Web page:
Minnesota
Eviction Process

The CDC issued a halt on evictions until Dec. 31 for qualifying renters. Click here

Timeline. Evicting a tenant in Minnesota can take around 2 weeks to 3 months, depending on the reason for the eviction. If tenants request a continuance, jury trial, or appeal, the process can take longer (read more).

Below are the individual steps of the eviction process in Minnesota.

Step 1: Notice is Posted

Landlords in Minnesota can begin the eviction process for several reasons, including:

  1. Nonpayment of Rent – Once rent is past due, written notice is not typically required prior to pursuing an eviction action with the court.
  2. Violation of Lease Terms / Rental Agreement – If a tenant violates a provision of a written lease/rental agreement, the landlord is not required to give the tenant the opportunity to correct the issue before moving forward with the eviction process.
  3. No Lease / End of Lease Term (Tenant at Will) – If there is no lease or the term of the lease has ended, the landlord does not need any additional reason to end the tenancy as long as proper notice is given.
  4. Illegal Activity – If a tenant or any other occupant of the rental unit is engaged in illegal activity, the written lease/rental agreement will determine how much notice (if any) is required.
NOTES
  • Retaliatory Evictions. It is illegal for a landlord to evict a tenant for complaining to the landlord or to the appropriate local or government agency regarding the property.
  • Evicting a Squatter. If the individual occupying the property did not have the permission of the landlord when initially moving in, does not have a lease (or verbal agreement) and has no history of paying rent, then a landlord/tenant relationship may not be established. As a result, the normal eviction process may not be applicable (read more).

Each possible ground for eviction has its own rules for how the process starts.

Eviction Process for Nonpayment of Rent

A landlord is allowed to evict a tenant for failing to pay rent on time.

According to Minnesota law, rent is considered late the day after it’s due; grace periods (if any) are addressed in the written lease/rental agreement.

For at-will tenants, once rent is past due, the landlord must provide a 14-Day Notice to Quit, if the landlord wants to file an eviction action with the court. This notice gives the tenant the option move out of the rental unit within 14 days in order to avoid eviction.

For all other tenancies, the landlord is not required to provide written notice prior to beginning an eviction action and may skip directly to step 2 below.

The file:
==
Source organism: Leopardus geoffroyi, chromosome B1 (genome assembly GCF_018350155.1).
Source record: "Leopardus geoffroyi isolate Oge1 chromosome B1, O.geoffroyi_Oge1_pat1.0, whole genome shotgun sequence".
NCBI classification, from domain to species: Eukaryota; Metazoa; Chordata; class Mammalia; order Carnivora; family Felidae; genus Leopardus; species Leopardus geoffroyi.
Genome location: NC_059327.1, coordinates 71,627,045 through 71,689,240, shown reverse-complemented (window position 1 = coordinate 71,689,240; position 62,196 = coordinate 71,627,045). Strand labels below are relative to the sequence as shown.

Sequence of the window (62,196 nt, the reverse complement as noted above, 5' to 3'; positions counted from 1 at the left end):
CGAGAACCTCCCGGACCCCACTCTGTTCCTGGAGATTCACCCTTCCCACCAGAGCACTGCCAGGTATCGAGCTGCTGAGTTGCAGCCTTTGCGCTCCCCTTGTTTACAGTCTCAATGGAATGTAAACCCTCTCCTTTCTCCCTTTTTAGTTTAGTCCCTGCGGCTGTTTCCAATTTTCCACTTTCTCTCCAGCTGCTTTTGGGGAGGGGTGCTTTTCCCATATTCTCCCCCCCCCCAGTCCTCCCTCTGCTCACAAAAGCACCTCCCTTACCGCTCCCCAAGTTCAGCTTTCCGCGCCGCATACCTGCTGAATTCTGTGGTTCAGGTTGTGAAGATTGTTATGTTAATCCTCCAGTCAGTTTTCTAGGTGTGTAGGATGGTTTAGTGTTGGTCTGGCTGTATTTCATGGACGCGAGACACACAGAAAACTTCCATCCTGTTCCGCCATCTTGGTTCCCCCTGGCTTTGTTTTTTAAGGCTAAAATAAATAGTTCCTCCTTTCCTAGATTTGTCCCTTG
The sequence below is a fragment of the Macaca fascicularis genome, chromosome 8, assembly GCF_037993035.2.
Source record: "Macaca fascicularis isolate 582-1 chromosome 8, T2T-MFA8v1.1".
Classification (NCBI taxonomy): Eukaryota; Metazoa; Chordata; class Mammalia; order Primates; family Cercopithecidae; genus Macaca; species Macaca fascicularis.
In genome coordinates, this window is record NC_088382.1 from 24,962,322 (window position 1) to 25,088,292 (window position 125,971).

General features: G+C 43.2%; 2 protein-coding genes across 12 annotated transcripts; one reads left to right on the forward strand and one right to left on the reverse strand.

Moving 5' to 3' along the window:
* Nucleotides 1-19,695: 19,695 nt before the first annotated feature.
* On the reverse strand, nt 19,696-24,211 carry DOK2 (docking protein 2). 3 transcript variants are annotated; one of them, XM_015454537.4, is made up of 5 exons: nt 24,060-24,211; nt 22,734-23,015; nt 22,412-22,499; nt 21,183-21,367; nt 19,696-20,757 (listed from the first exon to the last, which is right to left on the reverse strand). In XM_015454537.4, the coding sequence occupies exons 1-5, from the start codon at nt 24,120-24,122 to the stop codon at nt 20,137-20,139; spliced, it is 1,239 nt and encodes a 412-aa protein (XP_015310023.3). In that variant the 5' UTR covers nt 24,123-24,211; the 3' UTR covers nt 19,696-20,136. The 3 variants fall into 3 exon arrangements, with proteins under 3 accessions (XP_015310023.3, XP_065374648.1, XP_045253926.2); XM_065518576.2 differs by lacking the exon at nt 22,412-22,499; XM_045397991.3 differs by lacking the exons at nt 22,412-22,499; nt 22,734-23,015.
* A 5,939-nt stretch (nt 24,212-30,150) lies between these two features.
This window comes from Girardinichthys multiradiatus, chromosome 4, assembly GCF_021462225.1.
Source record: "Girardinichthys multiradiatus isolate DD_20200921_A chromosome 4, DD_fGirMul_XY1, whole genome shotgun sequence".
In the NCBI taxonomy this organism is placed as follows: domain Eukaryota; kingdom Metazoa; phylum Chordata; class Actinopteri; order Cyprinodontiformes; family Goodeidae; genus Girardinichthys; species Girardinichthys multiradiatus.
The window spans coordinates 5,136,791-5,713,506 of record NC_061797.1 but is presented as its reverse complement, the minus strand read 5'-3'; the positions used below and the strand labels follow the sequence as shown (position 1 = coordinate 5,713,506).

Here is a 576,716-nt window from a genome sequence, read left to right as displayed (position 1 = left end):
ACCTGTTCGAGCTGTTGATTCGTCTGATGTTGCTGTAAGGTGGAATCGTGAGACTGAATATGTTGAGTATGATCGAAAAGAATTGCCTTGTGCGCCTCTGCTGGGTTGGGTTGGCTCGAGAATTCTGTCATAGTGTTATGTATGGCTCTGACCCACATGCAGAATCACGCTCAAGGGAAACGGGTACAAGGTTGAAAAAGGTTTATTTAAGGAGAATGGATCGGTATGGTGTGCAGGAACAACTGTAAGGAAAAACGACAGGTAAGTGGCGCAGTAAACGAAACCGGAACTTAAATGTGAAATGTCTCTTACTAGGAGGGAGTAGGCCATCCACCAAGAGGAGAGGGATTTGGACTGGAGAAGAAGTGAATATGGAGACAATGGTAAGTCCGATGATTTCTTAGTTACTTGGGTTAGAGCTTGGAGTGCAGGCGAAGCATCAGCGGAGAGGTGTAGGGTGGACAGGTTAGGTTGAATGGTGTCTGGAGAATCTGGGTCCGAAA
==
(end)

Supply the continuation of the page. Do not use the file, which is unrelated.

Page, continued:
If the at-will tenant remains in the rental unit after the notice period expires, the landlord may proceed with the eviction process.

Eviction Process for Violation of Lease Terms / Rental Agreement

A tenant can be evicted in Minnesota if they do not uphold their responsibilities under the terms of a written lease/rental agreement.

Minnesota landlords are not required to allow tenants to correct a lease violation in these instances, but they must provide tenants with some type of notice prior to beginning an eviction action.

The amount of notice required depends on what is written into the lease/rental agreement.

Typical lease violations under this category could include things like damaging the rental property, having too many people residing in the rental unit, and having a pet when there’s a no-pet policy.

Note that illegal activity is not included in this category.

If the tenant remains on the property after the required notice period expires (if any), the landlord may proceed with the eviction process.

Eviction Process for No Lease / End of Lease

In the state of Minnesota, if tenants “hold over,” or stay in the rental unit after the rental term has expired, then the landlord may be required to give tenants notice before evicting them. This can include tenants without a written lease and week-to-week and month-to-month tenants.

Often this type of eviction applies to tenants who are at the end of their lease and the landlord doesn’t want to renew.

The amount of time required in the notice depends on the type of tenancy.

  • Week-to-week – If rent is paid on a week-to-week basis, a landlord must provide the tenant with a 7-Day Notice to Quit.
  • Month-to-month – If rent is paid on a month-to-month basis, a landlord must provide the tenant with a 30-Day Notice to Quit.
  • All other tenancies– The amount of notice required must be equal to the time period between rent payments or 3 months , whichever is shorter.

If the tenant remains on the property after the notice period expires, the landlord may proceed with the eviction process.

Eviction Process for Illegal Activity